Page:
Of course, the little exercise mentioned in the prior blog past is just a preliminary, superficial examination… a prelude to an authentic company naming process. A comprehensive brand assessment designed to ensure optimal positioning and maximum marketing effectiveness will take a deeper look. It takes a more serious and analytical gaze at your business, its revenue drivers, its values, its offerings and the competitive landscape. All of this work is undertaken in order to get a more accurate picture of the role and power your name, tag, logo and key collateral are playing in your strategic brand development. But at the level of “pop and sizzle,” that top ten percent which can render the other 90% of your marketing expenditures either totally ineffective or wildly successful, we’ll at least know whether we’re commanding target attention. Analyzing the deficits within the existing name and/or the opportunities in the current marketplace are where every successful company naming process begins.
When performing 360-degree brand assessments (on the road to a clearly articulated brand strategy), we measure the name against those criteria established by the organization as being, at the very least, of some relevance to it’s a) history, b) vision and near-term future possibilities, c) external audiences, and d) internal audiences. An analysis of prior marketing collateral and an in-depth review of the competitive forces helps to highlight areas of challenge and opportunity. All of this informs fundamental positioning and messaging, and therefore serves to put some strategic criteria in place for the company name and tagline. NOTE: A company naming brief that indicates only name type and style preferences misses the point entirely. A brief that examines communications strategy is better, depending, of course, on the strategic teeth of your company naming provider, but in an ideal world we would dig even deeper into the business plan and business development fundamentals.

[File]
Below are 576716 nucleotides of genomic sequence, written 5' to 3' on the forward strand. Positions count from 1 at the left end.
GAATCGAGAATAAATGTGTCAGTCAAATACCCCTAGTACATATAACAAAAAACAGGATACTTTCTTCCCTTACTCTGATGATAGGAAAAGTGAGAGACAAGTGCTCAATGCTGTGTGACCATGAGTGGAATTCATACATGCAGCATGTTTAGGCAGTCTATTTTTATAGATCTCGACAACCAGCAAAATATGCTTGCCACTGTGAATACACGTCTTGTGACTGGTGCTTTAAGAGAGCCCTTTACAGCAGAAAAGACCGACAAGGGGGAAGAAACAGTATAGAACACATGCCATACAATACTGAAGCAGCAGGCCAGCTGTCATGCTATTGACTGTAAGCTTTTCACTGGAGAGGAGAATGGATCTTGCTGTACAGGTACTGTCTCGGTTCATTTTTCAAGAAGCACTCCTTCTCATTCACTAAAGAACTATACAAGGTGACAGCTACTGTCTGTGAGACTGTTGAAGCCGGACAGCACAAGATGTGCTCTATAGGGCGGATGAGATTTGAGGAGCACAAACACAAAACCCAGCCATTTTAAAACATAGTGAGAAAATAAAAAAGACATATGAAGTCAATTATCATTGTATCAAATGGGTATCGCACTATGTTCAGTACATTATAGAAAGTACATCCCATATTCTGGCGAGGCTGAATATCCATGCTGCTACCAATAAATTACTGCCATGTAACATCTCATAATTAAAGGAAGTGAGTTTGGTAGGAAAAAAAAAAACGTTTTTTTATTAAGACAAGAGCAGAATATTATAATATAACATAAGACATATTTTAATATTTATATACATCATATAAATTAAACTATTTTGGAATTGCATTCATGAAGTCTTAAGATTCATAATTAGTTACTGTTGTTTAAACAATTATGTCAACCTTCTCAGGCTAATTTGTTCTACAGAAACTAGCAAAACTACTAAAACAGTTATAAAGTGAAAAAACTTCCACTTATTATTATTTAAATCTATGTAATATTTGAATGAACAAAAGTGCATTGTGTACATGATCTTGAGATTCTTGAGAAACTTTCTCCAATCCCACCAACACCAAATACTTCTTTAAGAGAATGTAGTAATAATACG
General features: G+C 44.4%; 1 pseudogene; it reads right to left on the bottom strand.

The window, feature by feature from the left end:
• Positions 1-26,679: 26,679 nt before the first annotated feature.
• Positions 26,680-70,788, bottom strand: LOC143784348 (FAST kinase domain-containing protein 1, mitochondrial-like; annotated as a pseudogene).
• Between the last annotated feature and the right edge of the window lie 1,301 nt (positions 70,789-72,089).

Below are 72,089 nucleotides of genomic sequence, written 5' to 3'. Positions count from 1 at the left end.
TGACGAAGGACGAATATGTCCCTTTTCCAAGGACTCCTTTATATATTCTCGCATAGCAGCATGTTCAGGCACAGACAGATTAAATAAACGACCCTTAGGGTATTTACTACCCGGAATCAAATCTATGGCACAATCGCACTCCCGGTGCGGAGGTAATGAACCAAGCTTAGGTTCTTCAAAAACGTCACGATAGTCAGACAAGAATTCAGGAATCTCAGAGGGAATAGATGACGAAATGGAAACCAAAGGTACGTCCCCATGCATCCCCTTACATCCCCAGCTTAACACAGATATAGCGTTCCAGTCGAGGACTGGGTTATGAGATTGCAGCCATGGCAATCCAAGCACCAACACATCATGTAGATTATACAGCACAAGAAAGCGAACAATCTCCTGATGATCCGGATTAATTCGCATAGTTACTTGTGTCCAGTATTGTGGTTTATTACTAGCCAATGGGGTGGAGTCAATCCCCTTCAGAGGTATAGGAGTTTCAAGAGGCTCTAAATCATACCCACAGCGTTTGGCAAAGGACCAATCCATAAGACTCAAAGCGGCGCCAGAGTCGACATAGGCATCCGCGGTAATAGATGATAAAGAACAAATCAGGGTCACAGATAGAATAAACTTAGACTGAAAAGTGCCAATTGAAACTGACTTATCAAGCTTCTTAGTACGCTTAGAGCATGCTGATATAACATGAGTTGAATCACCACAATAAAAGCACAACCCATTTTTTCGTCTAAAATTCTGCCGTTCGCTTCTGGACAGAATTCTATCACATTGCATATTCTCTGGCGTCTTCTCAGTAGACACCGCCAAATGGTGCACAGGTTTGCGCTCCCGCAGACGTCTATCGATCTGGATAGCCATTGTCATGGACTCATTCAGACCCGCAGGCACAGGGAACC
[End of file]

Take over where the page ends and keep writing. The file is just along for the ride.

A brand blueprint that spells out the entire brand messaging platform, and how the company name and company tagline will fit into the whole serves the organization well beyond its naming and tagging near-term needs. This way, even if company re-naming isn’t in the cards, one still has the opportunity to find “compensating” elements throughout the marketing & messaging plans. But either way, all of this strategic work needs to precede the creative part of the company naming process. As potential name candidates are identified, they are vetted internally for strategic adherence and for any additional insights that may direct future name generations.
By the time the client is presented options, the naming firm should have one, two or three solid recommendations – and if they don’t, get nervous! You don’t need wishy-washy. Your business doesn’t need obsequiousness. You want a company naming agency or naming copywriter who has “gone off on a valiant quest to capture the name the strategy described.” Having returned from this somewhat perilous adventure, there’s no need to mince words. He/she/they simply needs to explain how they got there. If a second round proves needed, it is to tighten the criteria only. In my experience, most times they aren’t required. When clients exercise them, it is because a) they lack full faith in the exploration that just occurred, and b) they feel like it’s how they get their “money’s worth.” My take on this part of the company naming process is this: anybody who goes into something, anything, thinking there’s going to be a do-over, probably isn’t going to swing for their fences. That’s human nature. Of course, it’s pretty easy to read dissatisfaction (as opposed to fear) in the eyes of a client. If one is truly unhappy (rare), I will, of course, offer an additional round. But it seldom creates any new value for the undertaking or the relationship. Tight briefs from the get-go, that’s my mantra. Or, from another discipline…
<h4>”Measure twice, cut once.”</h4>